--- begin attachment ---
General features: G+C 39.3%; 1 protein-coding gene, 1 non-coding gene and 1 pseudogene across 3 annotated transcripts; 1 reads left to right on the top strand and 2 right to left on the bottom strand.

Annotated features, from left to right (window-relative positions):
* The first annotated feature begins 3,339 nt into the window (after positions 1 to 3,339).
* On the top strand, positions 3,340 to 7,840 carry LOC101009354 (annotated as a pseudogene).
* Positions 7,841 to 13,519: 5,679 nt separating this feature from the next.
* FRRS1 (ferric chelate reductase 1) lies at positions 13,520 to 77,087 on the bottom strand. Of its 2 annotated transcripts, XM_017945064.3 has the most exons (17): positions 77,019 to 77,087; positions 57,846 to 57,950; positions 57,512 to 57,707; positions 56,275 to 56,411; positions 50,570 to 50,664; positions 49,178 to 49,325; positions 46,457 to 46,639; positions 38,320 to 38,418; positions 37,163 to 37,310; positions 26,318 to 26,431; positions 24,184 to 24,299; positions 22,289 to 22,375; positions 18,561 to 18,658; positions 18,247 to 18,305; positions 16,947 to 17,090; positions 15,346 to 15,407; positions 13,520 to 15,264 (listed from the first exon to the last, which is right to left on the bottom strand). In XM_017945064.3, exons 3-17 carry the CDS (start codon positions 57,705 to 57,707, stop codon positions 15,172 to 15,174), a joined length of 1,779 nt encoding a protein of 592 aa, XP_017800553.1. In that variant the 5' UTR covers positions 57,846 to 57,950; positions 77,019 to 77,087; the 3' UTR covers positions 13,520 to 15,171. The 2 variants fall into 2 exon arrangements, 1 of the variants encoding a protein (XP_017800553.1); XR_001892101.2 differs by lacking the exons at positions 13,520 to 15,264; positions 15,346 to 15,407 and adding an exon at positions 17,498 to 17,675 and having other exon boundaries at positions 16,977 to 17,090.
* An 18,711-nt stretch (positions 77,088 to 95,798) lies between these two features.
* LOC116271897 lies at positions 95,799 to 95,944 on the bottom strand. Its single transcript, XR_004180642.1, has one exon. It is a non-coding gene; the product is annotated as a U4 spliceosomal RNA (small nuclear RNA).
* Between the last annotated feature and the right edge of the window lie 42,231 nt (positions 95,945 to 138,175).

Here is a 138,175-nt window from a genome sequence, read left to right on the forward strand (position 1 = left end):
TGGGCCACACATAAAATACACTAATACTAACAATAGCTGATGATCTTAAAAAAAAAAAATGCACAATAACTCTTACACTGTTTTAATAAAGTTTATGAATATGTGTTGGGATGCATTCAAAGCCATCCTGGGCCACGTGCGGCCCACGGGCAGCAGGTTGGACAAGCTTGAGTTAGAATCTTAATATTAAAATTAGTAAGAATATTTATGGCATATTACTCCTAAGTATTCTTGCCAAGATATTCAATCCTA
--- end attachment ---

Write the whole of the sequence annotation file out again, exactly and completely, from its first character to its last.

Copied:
General features: G+C 39.3%; 1 protein-coding gene, 1 non-coding gene and 1 pseudogene across 3 annotated transcripts; 1 reads left to right on the top strand and 2 right to left on the bottom strand.

Annotated features, from left to right (window-relative positions):
* The first annotated feature begins 3,339 nt into the window (after positions 1 to 3,339).
* On the top strand, positions 3,340 to 7,840 carry LOC101009354 (annotated as a pseudogene).
* Positions 7,841 to 13,519: 5,679 nt separating this feature from the next.
* FRRS1 (ferric chelate reductase 1) lies at positions 13,520 to 77,087 on the bottom strand. Of its 2 annotated transcripts, XM_017945064.3 has the most exons (17): positions 77,019 to 77,087; positions 57,846 to 57,950; positions 57,512 to 57,707; positions 56,275 to 56,411; positions 50,570 to 50,664; positions 49,178 to 49,325; positions 46,457 to 46,639; positions 38,320 to 38,418; positions 37,163 to 37,310; positions 26,318 to 26,431; positions 24,184 to 24,299; positions 22,289 to 22,375; positions 18,561 to 18,658; positions 18,247 to 18,305; positions 16,947 to 17,090; positions 15,346 to 15,407; positions 13,520 to 15,264 (listed from the first exon to the last, which is right to left on the bottom strand). In XM_017945064.3, exons 3-17 carry the CDS (start codon positions 57,705 to 57,707, stop codon positions 15,172 to 15,174), a joined length of 1,779 nt encoding a protein of 592 aa, XP_017800553.1. In that variant the 5' UTR covers positions 57,846 to 57,950; positions 77,019 to 77,087; the 3' UTR covers positions 13,520 to 15,171. The 2 variants fall into 2 exon arrangements, 1 of the variants encoding a protein (XP_017800553.1); XR_001892101.2 differs by lacking the exons at positions 13,520 to 15,264; positions 15,346 to 15,407 and adding an exon at positions 17,498 to 17,675 and having other exon boundaries at positions 16,977 to 17,090.
* An 18,711-nt stretch (positions 77,088 to 95,798) lies between these two features.
* LOC116271897 lies at positions 95,799 to 95,944 on the bottom strand. Its single transcript, XR_004180642.1, has one exon. It is a non-coding gene; the product is annotated as a U4 spliceosomal RNA (small nuclear RNA).
* Between the last annotated feature and the right edge of the window lie 42,231 nt (positions 95,945 to 138,175).

Here is a 138,175-nt window from a genome sequence, read left to right on the forward strand (position 1 = left end):
TGGGCCACACATAAAATACACTAATACTAACAATAGCTGATGATCTTAAAAAAAAAAAATGCACAATAACTCTTACACTGTTTTAATAAAGTTTATGAATATGTGTTGGGATGCATTCAAAGCCATCCTGGGCCACGTGCGGCCCACGGGCAGCAGGTTGGACAAGCTTGAGTTAGAATCTTAATATTAAAATTAGTAAGAATATTTATGGCATATTACTCCTAAGTATTCTTGCCAAGATATTCAATCCTA